Thank you, I shall expect this in the future. When I loaded the camera I wound the film on until it reached the number "1" on the exposure counter window. With the above in mind, am I to continue to wind on another 2 exposures to get in to the part of the film that is usable?
Originally Posted by moose10101
I apologise if I come across as ignorant, while this isn't the case I AM trying to ask seemingly very basic questions so I do not continue to the make the same basic errors in the future. I do not want to wind the film on to "1" only to take some amazing photographs to then find that they are in the unusable section of the filmw with the expectation of having a full 36 exposures when I purchase a film that says it has 36 exposures on it.
If I can understand that this is the fact with all film of this nature then I can work around it-similarly with the other end of the film.
I salute you, Photo_Gaz, for persistence and determination. Keep asking questions and you shall be answered, though the more carefully written and precise the question the better the answer.
Most 35mm cameras have counters arranged so that the two shots you make to advance the film past the exposed leader will bring the counter to Number 1.
So I suggest for your next roll, you make those first two shots with the lens cap on, so there will be no confusion about what you (and possibly we) will be seeing. Then make a note of the subject matter of photo Number 1, 2, and 3.
Then when you develop the roll, you'll see where the photos begin, and you'll have a procedure that you can follow to guarantee yourself getting unobscured shots at the beginning of the roll.
At the end of the roll (say a "36 exposure" roll), you'll feel some strong resistance as you advance the film around Number 35 or 36 or 37. Do not force the film advance at that point (or around 23, 24, or 25 just in case you actually put a 24 exposure roll in). Rewind the film at that point.
Likewise, when you get to shots Number 33, 34, and the last ones, make a note of your subject matter of each shot, so you'll know what you got and what you should have gotten.
When loading for development, cut the film off the film canister reel just a fraction of an inch, say a centimetre, before the tape. If you do this, there will usually be about 3 to 5 centimetres of blank film at the end (clear, no image, but with edge numbers or edge film type markings, more or less).
Although your instruction manual is of great help in sorting this kind of problem, the general rule is that you insert the small leader (the one with only half height) into the receiving sprocket, and you put the cartridge in position on the other side of the camera. Now you take down the lever which blocks the cartridge in position, and slightly tense the film turning the lever as if you were rewinding the film. This will make the film somehow flat on the camera. Now you turn the advancement lever until the upper holes of the film get caught in the upper teeth of the sprocket, when you see this happening you end the loading action with the lever, release the shutter, check again that both teeth correctly show inside both rows of holes, and close the back.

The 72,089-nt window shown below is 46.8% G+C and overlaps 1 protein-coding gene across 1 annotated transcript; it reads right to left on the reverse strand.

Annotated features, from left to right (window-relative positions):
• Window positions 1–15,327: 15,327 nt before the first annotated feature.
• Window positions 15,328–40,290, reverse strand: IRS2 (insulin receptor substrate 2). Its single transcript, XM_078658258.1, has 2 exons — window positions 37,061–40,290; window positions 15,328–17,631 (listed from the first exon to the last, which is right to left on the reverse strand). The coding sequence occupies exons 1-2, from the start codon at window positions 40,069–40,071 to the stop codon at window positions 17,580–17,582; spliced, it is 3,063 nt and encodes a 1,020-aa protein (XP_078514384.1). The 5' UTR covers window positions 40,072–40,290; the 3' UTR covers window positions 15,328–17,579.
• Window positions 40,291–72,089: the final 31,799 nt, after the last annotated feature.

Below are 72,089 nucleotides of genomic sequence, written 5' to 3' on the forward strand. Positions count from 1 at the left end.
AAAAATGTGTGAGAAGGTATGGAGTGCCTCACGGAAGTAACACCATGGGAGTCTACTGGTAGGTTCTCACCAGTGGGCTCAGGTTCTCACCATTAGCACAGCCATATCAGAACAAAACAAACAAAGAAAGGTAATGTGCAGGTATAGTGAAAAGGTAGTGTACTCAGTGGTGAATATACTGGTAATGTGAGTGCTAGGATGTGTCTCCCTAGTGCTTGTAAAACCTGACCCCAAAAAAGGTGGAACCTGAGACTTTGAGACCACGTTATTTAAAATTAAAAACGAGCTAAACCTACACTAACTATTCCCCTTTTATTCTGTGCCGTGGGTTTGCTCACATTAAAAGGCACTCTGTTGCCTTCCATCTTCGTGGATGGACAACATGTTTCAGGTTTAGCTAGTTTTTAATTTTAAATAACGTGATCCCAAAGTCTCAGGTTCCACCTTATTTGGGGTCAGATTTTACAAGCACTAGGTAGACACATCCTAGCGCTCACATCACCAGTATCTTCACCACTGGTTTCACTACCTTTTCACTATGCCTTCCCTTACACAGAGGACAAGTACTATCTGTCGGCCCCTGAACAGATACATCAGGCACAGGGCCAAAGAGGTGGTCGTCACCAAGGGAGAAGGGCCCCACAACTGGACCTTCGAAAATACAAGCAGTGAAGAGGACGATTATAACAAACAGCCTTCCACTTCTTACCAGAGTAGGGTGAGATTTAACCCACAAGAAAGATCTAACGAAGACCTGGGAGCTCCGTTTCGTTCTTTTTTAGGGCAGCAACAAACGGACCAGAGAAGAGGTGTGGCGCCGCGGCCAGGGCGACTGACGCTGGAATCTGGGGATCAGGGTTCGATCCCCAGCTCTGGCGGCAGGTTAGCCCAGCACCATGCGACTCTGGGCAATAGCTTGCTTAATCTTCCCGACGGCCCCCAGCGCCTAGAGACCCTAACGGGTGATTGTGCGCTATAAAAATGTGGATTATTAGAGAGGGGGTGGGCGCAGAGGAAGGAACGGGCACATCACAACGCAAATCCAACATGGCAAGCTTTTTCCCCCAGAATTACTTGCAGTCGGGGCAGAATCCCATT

If you now advance to 1, your picture 1 will certainly be on valid film. While advancing the film always check that the rewind knob turns, which means the film is actually advancing. If while advancing the film with the lever the rewind knob doesn't turn on its axis, open the back and repeat.
In concise terms:
- check before closing the back that both holes (upper and lower) correctly match the sprockets. Gently tense the film if it is not flat;
- end the lever action and fire that shot before closing the back;
- now close the back and advance to 1.
PS Always load your film in subdued light. The film basis conducts light a bit like an optic fiber, so don't do the operation in full sun. If you have nowhere where to hide, at least turn yourself so as to project a shadow with your body over the camera.
Thank you for your kind words! I have looked for photographic workshops/courses that I could attend in my local area. Unfortunately, there are none. The only things that come anywhere near close are AS Level Art and Design in the local college that lasts a year and only have a tiny photographic element.
Originally Posted by Sirius Glass
I've looked for the City and Guilds Photography diploma, but, again, nowhere local provides the course. Furthermore, I can only find a C&G Photo Imaging course on the actual site which gives me reason to believe that they're not evening offering such a course anymore. The "Photo Imaging" diplomas' content appears to be reliant on the use of digital technology rather than film based.
Oh well! I'm having fun trial-ing and error-ing anyway, which, I think (at this stage anyway) is what counts.
Thank you to you all for the advice.